In which a group of graying eternal amateurs discuss their passions, interests and obsessions, among them: movies, art, politics, evolutionary biology, taxes, writing, computers, these kids these days, and lousy educations.

E-Mail Donald
Demographer, recovering sociologist, and arts buff

E-Mail Fenster
College administrator and arts buff

E-Mail Francis
Architectural historian and arts buff

E-Mail Friedrich
Entrepreneur and arts buff
E-Mail Michael
Media flunky and arts buff

We assume it's OK to quote emailers by name.

Try Advanced Search

  1. Seattle Squeeze: New Urban Living
  2. Checking In
  3. Ben Aronson's Representational Abstractions
  4. Rock is ... Forever?
  5. We Need the Arts: A Sob Story
  6. Form Following (Commercial) Function
  7. Two Humorous Items from the Financial Crisis
  8. Ken Auster of the Kute Kaptions
  9. What Might Representational Painters Paint?
  10. In The Times ...

Sasha Castel
AC Douglas
Out of Lascaux
The Ambler
Modern Art Notes
Cranky Professor
Mike Snider on Poetry
Silliman on Poetry
Felix Salmon
Polly Frost
Polly and Ray's Forum
Stumbling Tongue
Brian's Culture Blog
Banana Oil
Scourge of Modernism
Visible Darkness
Thomas Hobbs
Blog Lodge
Leibman Theory
Goliard Dream
Third Level Digression
Here Inside
My Stupid Dog
W.J. Duquette

Politics, Education, and Economics Blogs
Andrew Sullivan
The Corner at National Review
Steve Sailer
Joanne Jacobs
Natalie Solent
A Libertarian Parent in the Countryside
Rational Parenting
Colby Cosh
View from the Right
Pejman Pundit
God of the Machine
One Good Turn
Liberty Log
Daily Pundit
Catallaxy Files
Greatest Jeneration
Glenn Frazier
Jane Galt
Jim Miller
Limbic Nutrition
Innocents Abroad
Chicago Boyz
James Lileks
Cybrarian at Large
Hello Bloggy!
Setting the World to Rights
Travelling Shoes

Redwood Dragon
The Invisible Hand
Daze Reader
Lynn Sislo
The Fat Guy
Jon Walz


Our Last 50 Referrers

« Why Can't the Dems Win? | Main | DVD Journal: "School of the Holy Beast" »

July 26, 2006

To Live Near Your Work

Donald Pittenger writes:

Dear Blowhards --

People ought to live near to where they work.

So say planners, university professors and other folks who are far more intelligent and better-informed than I. (When I get around to it, I really must let such people dictate every detail of my life: it's the right thing to do.)

This notion was kicking around the Seattle area recently, as Sound Politics, an indispensable blog for Puget Sound region political junkies, relates here and here.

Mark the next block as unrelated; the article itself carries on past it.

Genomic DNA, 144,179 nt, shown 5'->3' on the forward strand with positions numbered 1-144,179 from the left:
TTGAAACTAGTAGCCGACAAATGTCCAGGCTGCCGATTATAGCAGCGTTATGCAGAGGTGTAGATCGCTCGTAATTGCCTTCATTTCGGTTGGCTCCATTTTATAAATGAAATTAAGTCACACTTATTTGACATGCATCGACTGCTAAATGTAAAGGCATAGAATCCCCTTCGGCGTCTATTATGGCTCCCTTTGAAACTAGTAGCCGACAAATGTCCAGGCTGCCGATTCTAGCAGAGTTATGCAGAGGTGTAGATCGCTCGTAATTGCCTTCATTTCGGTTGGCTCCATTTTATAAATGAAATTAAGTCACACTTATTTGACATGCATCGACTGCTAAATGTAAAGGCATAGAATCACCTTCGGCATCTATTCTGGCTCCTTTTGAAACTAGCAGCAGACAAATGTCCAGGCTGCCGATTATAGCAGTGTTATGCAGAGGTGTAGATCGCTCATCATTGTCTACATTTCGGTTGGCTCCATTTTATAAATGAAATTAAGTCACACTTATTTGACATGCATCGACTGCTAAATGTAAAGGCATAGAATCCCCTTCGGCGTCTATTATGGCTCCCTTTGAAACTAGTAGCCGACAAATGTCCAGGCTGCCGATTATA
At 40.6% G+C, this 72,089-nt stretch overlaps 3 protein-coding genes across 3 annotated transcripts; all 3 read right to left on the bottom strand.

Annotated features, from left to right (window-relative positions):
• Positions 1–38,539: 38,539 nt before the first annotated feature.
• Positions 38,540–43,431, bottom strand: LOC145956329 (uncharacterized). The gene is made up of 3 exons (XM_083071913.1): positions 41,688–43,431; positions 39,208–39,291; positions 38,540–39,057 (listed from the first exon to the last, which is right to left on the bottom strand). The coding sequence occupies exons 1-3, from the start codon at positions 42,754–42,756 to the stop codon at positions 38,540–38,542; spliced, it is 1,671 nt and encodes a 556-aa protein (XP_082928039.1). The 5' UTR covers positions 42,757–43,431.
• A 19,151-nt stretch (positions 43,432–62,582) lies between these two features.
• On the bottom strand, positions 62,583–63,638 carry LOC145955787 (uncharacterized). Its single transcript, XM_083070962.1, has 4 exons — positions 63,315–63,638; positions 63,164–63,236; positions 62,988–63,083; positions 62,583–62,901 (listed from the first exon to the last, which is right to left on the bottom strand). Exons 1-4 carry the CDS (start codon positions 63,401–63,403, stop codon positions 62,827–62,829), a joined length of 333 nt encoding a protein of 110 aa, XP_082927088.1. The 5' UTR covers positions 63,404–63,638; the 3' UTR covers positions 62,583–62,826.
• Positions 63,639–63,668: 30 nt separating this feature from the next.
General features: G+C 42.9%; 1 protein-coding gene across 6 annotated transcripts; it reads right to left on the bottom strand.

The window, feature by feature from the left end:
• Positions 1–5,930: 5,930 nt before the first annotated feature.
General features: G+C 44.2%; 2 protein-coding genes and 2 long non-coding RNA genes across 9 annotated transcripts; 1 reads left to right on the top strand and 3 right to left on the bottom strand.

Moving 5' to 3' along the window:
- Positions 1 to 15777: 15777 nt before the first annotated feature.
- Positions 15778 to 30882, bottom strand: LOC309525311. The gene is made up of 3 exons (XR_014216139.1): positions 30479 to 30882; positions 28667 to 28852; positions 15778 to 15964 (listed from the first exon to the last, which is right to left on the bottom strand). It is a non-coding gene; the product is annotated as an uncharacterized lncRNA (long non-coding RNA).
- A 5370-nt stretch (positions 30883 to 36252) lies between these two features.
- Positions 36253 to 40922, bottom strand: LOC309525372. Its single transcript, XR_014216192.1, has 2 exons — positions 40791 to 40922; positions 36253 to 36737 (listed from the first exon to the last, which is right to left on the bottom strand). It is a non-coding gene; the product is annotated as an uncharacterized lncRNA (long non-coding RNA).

Blog honcho Stefan Sharkansky ("The Shark") slyly mentions that some of those urging us to live near work do not live very close to where they work.

In the abstract, it indeed would be a good thing (in most cases) if people lived not far from their jobs. I happen to live less than two air miles from work, but the drive is closer to three or four miles. Yet I must confess that when I selected my apartment I was more concerned about safety and the quality of fellow residents than I was with commute distance. (Apartment-hunting tip: try to avoid places that have ratty cars.)

In olden times as well as not-so-olden times in large cities such as New York, many shopkeepers lived behind or above their shops. Margaret Thatcher lived above her greengrocer father's store in Grantham; when I saw the place, the grocery had been replaced by a real estate office.

My main problem with the notion that people should live near their jobs is that it often simply isn't practical.

Buying a house and moving (or even renting a new apartment and moving) are not trivial tasks. Many folks, once settled into a house and neighborhood, are not very interested in moving again until life-cycle events demand it.

Also, nowadays people tend to change jobs several times over their working career, unlike in the days when one might spend his entire career with one firm. Even when working for one company, job locations can change. In the Puget Sound area, a Boeing employee might find himself being transferred from Everett to Kent to Renton to Boeing Field and then back to Everett over a few decades. And he or his wife or his kids might strongly resist moving each time his place of work changes.

What this boils down to is that planners, professors and editorial board writers seem to have a naive view of how we poor working slobs tend to deal with our lives in this era of fluid careers.

As is so often the case, the theory is wonderful and gets ruined by all that nasty reality.

Nevertheless, I wouldn't be totally surprised if one day someone tries to legislate commuting distance.



posted by Donald at July 26, 2006